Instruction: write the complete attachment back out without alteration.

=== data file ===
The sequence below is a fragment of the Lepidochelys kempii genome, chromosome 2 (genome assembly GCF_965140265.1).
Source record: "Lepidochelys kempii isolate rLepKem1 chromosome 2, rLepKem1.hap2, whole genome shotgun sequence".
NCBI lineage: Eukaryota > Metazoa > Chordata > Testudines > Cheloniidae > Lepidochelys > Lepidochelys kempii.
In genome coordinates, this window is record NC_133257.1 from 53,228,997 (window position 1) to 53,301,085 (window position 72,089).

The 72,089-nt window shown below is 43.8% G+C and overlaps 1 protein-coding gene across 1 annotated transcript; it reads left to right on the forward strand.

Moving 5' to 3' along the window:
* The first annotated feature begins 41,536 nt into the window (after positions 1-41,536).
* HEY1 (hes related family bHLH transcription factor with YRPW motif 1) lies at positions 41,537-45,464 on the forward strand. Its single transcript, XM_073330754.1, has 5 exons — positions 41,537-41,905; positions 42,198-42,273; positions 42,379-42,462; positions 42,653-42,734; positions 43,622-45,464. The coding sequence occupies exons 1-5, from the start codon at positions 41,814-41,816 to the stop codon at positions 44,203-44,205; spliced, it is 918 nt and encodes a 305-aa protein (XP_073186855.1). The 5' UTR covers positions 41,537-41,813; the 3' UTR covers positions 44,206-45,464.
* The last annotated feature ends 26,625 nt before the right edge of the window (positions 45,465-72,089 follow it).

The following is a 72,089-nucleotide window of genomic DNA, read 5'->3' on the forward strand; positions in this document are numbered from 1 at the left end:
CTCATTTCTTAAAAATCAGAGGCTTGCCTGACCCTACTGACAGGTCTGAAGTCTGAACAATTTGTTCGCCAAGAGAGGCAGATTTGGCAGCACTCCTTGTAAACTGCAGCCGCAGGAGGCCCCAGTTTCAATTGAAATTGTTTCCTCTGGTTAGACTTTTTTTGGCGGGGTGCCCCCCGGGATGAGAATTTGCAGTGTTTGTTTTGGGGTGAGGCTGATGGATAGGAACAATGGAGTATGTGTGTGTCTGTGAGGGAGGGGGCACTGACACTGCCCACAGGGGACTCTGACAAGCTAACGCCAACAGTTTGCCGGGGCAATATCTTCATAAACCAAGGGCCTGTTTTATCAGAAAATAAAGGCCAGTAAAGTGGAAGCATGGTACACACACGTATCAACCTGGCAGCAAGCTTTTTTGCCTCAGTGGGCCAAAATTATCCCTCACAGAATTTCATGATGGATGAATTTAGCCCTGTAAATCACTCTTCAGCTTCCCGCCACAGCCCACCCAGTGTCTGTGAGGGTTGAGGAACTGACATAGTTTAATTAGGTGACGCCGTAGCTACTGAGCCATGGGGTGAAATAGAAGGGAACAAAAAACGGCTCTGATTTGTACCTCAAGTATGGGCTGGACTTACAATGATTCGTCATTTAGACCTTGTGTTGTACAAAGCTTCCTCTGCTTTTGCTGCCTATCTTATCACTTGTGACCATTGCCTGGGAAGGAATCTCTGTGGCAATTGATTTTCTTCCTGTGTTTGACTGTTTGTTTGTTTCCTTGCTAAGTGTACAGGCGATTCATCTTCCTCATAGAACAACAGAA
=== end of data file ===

The sequence below is a fragment of the Lepidochelys kempii genome, chromosome 2 (genome assembly GCF_965140265.1).
Source record: "Lepidochelys kempii isolate rLepKem1 chromosome 2, rLepKem1.hap2, whole genome shotgun sequence".
NCBI lineage: Eukaryota > Metazoa > Chordata > Testudines > Cheloniidae > Lepidochelys > Lepidochelys kempii.
In genome coordinates, this window is record NC_133257.1 from 53,228,997 (window position 1) to 53,301,085 (window position 72,089).

The 72,089-nt window shown below is 43.8% G+C and overlaps 1 protein-coding gene across 1 annotated transcript; it reads left to right on the forward strand.

Moving 5' to 3' along the window:
* The first annotated feature begins 41,536 nt into the window (after positions 1-41,536).
* HEY1 (hes related family bHLH transcription factor with YRPW motif 1) lies at positions 41,537-45,464 on the forward strand. Its single transcript, XM_073330754.1, has 5 exons — positions 41,537-41,905; positions 42,198-42,273; positions 42,379-42,462; positions 42,653-42,734; positions 43,622-45,464. The coding sequence occupies exons 1-5, from the start codon at positions 41,814-41,816 to the stop codon at positions 44,203-44,205; spliced, it is 918 nt and encodes a 305-aa protein (XP_073186855.1). The 5' UTR covers positions 41,537-41,813; the 3' UTR covers positions 44,206-45,464.
* The last annotated feature ends 26,625 nt before the right edge of the window (positions 45,465-72,089 follow it).

The following is a 72,089-nucleotide window of genomic DNA, read 5'->3' on the forward strand; positions in this document are numbered from 1 at the left end:
CTCATTTCTTAAAAATCAGAGGCTTGCCTGACCCTACTGACAGGTCTGAAGTCTGAACAATTTGTTCGCCAAGAGAGGCAGATTTGGCAGCACTCCTTGTAAACTGCAGCCGCAGGAGGCCCCAGTTTCAATTGAAATTGTTTCCTCTGGTTAGACTTTTTTTGGCGGGGTGCCCCCCGGGATGAGAATTTGCAGTGTTTGTTTTGGGGTGAGGCTGATGGATAGGAACAATGGAGTATGTGTGTGTCTGTGAGGGAGGGGGCACTGACACTGCCCACAGGGGACTCTGACAAGCTAACGCCAACAGTTTGCCGGGGCAATATCTTCATAAACCAAGGGCCTGTTTTATCAGAAAATAAAGGCCAGTAAAGTGGAAGCATGGTACACACACGTATCAACCTGGCAGCAAGCTTTTTTGCCTCAGTGGGCCAAAATTATCCCTCACAGAATTTCATGATGGATGAATTTAGCCCTGTAAATCACTCTTCAGCTTCCCGCCACAGCCCACCCAGTGTCTGTGAGGGTTGAGGAACTGACATAGTTTAATTAGGTGACGCCGTAGCTACTGAGCCATGGGGTGAAATAGAAGGGAACAAAAAACGGCTCTGATTTGTACCTCAAGTATGGGCTGGACTTACAATGATTCGTCATTTAGACCTTGTGTTGTACAAAGCTTCCTCTGCTTTTGCTGCCTATCTTATCACTTGTGACCATTGCCTGGGAAGGAATCTCTGTGGCAATTGATTTTCTTCCTGTGTTTGACTGTTTGTTTGTTTCCTTGCTAAGTGTACAGGCGATTCATCTTCCTCATAGAACAACAGAA